Pay growth has been faster in the public than private sector and unions are now turning to securing further increases for workers in the latter area.
In recent years, public sector salaries have risen faster in the Czech Republic than pay in the private sphere, according to Ministry of Labour and Social Affairs data cited by the Czech News Agency. Now the country’s trade unions are advising private sector staff to demand up to 10 percent more next year.
From the end of 2011 until the end of last year, the average worker in the private sector in the Czech Republic saw their pay packet swell by CZK 3,200 before tax. However, those in the employ of the state saw their salaries grow by CZK 5,800 in the same five-year period.
That growth resulted in staff in both spheres ending up with a similar pay level. Public sector employees got an average of CZK 29,501 a month at the end of 2016, while those in the private sector received CZK 28,969 monthly.
On Thursday, around 1,500 trade union members gathered in Prague for a Czech Confederation of Trade Unions conference aimed at preparing a strategy for private sector pay negotiations.
The unions umbrella organization issued recommendations as to how much such employees should be demanding next year, specifically telling its members to call for pay rises of between 8 and 10 percent.
Last year the unions told their private sector members to demand pay rises of 5 percent, a figure that many have managed to achieve.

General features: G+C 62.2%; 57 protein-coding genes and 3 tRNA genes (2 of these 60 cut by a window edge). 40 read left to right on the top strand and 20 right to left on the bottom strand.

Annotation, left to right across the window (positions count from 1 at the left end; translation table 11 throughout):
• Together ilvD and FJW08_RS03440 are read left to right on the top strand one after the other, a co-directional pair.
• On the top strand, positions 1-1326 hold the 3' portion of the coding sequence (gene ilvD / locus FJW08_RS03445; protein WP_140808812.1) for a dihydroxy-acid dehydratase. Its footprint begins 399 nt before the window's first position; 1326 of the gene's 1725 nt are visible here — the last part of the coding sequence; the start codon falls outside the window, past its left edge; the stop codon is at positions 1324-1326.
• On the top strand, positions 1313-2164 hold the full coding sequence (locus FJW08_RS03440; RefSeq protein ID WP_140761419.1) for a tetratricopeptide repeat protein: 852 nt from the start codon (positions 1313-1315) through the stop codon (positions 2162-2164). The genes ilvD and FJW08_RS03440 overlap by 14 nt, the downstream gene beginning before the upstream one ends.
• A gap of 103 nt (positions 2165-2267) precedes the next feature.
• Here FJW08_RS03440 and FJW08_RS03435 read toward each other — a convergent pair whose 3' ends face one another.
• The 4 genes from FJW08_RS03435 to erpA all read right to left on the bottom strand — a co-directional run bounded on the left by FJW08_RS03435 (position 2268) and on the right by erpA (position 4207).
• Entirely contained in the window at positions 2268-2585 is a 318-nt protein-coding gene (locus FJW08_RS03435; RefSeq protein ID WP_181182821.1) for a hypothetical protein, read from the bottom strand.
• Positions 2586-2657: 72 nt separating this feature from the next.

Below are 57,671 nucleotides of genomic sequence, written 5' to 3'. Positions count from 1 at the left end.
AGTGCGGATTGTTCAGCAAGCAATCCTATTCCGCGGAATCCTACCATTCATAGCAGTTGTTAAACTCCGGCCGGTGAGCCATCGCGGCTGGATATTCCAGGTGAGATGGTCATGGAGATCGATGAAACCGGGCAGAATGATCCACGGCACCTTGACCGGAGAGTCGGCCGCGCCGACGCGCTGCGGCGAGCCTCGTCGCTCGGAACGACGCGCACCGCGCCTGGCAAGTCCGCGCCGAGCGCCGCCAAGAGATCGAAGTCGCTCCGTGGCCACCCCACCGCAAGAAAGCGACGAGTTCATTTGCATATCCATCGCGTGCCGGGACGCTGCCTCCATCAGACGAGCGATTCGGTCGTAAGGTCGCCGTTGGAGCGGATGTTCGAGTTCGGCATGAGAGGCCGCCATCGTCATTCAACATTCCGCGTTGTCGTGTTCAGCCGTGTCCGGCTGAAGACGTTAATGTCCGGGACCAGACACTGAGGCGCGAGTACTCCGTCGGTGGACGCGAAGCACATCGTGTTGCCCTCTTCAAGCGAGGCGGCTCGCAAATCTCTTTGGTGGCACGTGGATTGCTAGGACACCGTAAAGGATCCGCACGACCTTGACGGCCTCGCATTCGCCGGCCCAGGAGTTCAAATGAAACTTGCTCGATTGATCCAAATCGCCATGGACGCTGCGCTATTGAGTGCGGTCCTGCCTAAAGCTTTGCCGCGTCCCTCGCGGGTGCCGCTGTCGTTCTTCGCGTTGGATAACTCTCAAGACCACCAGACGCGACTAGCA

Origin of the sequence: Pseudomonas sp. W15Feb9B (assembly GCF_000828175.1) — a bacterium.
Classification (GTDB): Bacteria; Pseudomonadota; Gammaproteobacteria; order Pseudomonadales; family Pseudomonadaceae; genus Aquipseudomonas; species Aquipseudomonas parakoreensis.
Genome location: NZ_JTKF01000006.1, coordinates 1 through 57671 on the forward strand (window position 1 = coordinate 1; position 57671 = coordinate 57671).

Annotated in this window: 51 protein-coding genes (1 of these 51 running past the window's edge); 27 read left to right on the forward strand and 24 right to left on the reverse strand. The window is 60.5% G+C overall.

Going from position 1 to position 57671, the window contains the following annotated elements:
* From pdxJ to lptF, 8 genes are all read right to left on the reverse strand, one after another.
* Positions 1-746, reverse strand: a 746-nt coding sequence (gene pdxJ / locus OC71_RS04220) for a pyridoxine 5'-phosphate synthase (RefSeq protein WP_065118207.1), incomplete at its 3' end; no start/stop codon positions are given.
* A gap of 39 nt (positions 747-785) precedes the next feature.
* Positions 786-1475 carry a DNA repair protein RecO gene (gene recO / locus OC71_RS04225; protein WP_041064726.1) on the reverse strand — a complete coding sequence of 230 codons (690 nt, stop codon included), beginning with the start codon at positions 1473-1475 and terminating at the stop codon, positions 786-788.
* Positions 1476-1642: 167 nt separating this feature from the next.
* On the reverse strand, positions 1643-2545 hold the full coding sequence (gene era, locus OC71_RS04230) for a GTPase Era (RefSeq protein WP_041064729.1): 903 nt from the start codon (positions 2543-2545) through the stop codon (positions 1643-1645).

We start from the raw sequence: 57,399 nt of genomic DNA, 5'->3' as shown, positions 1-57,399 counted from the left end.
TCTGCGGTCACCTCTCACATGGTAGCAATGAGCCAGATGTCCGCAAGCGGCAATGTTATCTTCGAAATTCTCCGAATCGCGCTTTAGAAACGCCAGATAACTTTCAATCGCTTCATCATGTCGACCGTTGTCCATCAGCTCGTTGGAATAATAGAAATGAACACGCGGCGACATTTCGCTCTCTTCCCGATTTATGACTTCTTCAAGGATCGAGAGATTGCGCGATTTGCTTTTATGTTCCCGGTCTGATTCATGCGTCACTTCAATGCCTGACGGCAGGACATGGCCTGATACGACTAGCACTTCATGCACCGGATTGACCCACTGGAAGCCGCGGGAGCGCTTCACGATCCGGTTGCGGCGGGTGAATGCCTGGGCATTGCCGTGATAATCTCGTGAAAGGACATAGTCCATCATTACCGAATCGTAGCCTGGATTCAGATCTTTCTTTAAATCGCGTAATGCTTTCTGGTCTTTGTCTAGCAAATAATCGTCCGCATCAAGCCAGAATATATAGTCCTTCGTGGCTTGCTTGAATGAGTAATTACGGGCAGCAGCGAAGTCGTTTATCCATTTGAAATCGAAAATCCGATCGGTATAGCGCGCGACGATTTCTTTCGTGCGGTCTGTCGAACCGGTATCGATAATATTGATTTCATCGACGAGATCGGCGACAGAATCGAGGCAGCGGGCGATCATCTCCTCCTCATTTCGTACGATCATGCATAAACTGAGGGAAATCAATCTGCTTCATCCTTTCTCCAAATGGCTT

Following pressure from teachers unions and the Czech Confederation of Trade Unions, the government announced just this week that it would give educators a rise of 15 percent a month from this coming November.
Other state sector workers will see their income grow by 10 percent. Doctors and nurses will have to wait until January for their rises to come through.
Last year average private sector salaries rose by 4.1 percent year-on-year, while those in the public sector went up by 5.5 percent. Half of those in the private sector had an average monthly income of less than CZK 24,178 in 2016.
The Confederation of Trade Unions has for a number of years been campaigning on the slogan The End of Cheap Labour. However, unions aren’t the only reason for pay growth. Other significant factors are the growth of the Czech economy and the situation on the labour market.
The number of people out of work last month was the lowest for 19 years, with fewer than 300,000 recorded.
In the third quarter of this year there were some 3.1 million people employed in the private sector in the Czech Republic. There were around 670,600 state employees.